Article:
MIRI: The Society for Rights of Indigenous People of Sarawak (SCRIPS) is calling on rural folks to bar politicians and campaigners if the 12th Sarawak state elections is held amid the Covid-19 pandemic.
SCRIPS secretary-general Michael Jok said the one million rural folks in longhouses and villages throughout Sarawak have a customary rights to stop anyone, including politicians, from coming in.
He said the customary rights come from the traditional "adat" that the natives adhere to.
"Our longhouse and village adat is our traditional customary laws. It spells out what we can do within the boundary of our communities.
"It governs good conduct to safeguard the interest and welfare of the local population.
"Under the customary laws, we can bar anyone from coming if their presence jeopardises the peace and safety of the locals.
"If the ruling state government calls for state elections now, we will use this law to bar all of them from entering the longhouses and villages," he said in an interview.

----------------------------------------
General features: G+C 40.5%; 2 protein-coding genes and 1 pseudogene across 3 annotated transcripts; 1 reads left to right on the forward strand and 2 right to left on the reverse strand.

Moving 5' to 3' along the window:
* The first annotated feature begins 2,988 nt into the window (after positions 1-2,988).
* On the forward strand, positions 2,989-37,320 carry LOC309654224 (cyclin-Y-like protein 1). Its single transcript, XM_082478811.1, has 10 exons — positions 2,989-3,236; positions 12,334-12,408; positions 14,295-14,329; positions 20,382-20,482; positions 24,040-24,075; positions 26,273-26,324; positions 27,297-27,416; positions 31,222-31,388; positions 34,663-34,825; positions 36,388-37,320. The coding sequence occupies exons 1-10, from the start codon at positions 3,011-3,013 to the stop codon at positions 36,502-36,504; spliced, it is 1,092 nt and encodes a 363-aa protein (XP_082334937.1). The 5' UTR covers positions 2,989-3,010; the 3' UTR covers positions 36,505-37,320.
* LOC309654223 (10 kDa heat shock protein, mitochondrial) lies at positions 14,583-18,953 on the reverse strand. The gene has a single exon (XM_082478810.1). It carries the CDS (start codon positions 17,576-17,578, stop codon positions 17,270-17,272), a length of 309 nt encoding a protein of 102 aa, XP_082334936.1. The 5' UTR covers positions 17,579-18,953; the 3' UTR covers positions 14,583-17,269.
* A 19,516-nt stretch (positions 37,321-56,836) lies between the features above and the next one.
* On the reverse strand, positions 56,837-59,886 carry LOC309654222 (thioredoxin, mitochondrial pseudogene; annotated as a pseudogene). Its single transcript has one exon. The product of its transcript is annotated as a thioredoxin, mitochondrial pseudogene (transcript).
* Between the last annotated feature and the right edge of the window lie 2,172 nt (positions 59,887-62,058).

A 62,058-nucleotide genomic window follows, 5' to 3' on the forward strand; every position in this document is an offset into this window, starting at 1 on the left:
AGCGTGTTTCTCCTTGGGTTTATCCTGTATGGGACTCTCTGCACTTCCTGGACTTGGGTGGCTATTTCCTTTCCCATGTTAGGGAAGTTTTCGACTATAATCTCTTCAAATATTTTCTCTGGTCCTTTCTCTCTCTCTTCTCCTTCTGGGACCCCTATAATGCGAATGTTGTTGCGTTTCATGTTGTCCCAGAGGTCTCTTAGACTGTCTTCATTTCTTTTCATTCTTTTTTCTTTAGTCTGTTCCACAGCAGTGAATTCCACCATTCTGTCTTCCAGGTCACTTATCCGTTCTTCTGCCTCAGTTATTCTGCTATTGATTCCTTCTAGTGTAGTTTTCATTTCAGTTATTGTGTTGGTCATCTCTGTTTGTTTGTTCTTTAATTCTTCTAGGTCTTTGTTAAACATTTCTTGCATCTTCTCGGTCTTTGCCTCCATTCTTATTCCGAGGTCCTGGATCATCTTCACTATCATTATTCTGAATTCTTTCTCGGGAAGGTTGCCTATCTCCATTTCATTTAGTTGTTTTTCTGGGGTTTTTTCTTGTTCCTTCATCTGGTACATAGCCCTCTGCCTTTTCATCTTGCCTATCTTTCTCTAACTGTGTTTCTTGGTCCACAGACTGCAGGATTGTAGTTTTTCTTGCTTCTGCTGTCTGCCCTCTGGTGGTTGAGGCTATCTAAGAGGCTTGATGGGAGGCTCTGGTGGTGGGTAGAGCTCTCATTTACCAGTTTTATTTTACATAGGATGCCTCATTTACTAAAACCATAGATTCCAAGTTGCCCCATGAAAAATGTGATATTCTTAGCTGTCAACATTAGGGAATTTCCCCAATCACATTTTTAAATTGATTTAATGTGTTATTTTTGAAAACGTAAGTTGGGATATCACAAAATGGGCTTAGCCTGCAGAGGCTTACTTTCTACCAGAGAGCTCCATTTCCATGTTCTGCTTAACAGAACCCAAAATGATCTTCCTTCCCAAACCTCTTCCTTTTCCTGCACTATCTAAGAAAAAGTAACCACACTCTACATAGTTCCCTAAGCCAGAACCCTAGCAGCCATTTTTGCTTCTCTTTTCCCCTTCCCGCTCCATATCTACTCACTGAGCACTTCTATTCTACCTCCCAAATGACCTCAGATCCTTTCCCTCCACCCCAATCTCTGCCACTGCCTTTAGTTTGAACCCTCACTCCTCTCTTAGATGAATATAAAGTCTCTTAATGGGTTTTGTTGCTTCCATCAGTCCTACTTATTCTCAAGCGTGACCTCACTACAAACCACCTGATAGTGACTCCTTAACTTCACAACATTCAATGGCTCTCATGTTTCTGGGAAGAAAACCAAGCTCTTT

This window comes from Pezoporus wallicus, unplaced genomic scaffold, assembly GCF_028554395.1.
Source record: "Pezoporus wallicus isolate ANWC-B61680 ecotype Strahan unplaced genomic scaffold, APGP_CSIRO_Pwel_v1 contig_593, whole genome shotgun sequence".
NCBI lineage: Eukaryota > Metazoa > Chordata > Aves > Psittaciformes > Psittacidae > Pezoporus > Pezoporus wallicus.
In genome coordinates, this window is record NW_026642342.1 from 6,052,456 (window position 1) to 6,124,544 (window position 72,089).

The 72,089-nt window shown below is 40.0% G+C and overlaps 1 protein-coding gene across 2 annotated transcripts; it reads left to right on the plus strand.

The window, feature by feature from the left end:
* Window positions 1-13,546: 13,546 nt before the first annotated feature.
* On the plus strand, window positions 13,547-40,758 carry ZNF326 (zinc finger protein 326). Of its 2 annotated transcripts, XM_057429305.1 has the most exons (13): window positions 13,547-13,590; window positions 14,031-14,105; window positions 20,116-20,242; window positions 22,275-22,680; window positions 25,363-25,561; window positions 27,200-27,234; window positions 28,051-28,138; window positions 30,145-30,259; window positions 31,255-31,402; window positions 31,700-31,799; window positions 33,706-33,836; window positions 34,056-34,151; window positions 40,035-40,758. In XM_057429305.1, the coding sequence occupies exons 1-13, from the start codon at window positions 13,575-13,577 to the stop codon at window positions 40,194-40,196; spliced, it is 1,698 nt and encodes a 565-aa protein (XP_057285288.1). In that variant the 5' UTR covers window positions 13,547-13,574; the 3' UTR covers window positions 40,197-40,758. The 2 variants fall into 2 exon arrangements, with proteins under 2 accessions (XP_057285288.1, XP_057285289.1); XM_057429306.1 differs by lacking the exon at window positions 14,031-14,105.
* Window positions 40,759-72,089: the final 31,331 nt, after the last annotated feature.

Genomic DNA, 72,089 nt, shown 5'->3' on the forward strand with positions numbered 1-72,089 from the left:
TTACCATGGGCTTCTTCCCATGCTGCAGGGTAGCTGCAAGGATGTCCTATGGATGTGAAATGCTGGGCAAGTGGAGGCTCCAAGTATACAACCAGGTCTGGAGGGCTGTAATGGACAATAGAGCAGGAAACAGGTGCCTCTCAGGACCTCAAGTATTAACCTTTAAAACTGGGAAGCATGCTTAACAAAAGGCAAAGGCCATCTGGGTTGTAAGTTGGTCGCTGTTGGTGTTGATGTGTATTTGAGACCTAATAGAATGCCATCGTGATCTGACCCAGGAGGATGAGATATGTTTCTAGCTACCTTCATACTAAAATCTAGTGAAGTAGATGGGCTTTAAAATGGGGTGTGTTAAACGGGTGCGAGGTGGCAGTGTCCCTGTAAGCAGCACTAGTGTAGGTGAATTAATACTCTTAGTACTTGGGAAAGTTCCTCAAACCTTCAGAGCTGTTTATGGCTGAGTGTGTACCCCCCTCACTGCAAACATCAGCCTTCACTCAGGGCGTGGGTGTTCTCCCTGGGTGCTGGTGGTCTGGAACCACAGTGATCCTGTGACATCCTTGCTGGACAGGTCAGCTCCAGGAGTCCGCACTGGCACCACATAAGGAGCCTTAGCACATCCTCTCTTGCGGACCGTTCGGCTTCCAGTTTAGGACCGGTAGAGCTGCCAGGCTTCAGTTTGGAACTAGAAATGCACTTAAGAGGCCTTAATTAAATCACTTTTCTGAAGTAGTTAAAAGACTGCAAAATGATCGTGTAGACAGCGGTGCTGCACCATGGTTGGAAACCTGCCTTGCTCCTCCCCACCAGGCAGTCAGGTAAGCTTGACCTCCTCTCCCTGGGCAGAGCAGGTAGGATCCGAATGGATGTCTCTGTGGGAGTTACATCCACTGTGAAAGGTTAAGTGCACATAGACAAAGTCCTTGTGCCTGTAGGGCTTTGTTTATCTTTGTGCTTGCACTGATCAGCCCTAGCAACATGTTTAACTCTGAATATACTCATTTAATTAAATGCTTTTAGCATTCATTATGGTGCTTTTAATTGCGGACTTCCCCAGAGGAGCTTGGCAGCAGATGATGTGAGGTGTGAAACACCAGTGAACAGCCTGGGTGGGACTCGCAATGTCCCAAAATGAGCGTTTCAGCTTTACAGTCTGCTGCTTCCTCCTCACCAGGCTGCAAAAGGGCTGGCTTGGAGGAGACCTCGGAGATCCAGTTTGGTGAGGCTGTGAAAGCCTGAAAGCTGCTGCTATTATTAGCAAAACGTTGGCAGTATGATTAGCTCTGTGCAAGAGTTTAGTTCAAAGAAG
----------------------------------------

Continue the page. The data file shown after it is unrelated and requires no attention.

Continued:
Jok said holding a state polls now was tantamount to causing health threats to the people.
He said SCRIPS members are all over rural Sarawak and would call upon the one million rural folks to exercise their customary rights.
"We urge Gabungan Parti Sarawak (GPS) ruling coalition not to dissolve the state legislative assembly next month as widely speculated.
"GPS can wait until the middle of next year.
"We do not want an explosion of Covid-19 infections in Sarawak, as seen during the recent Sabah state elections," he said.
Indications are that GPS will dissolve the state assembly midway during the coming session scheduled from Nov 9 to Nov 18.
This will pave the way for the Election Commission to fix nomination and balloting within 60 days from the date of dissolution.
The current term only expires in June next year.
GPS controls 68 of the 82 state constituencies.
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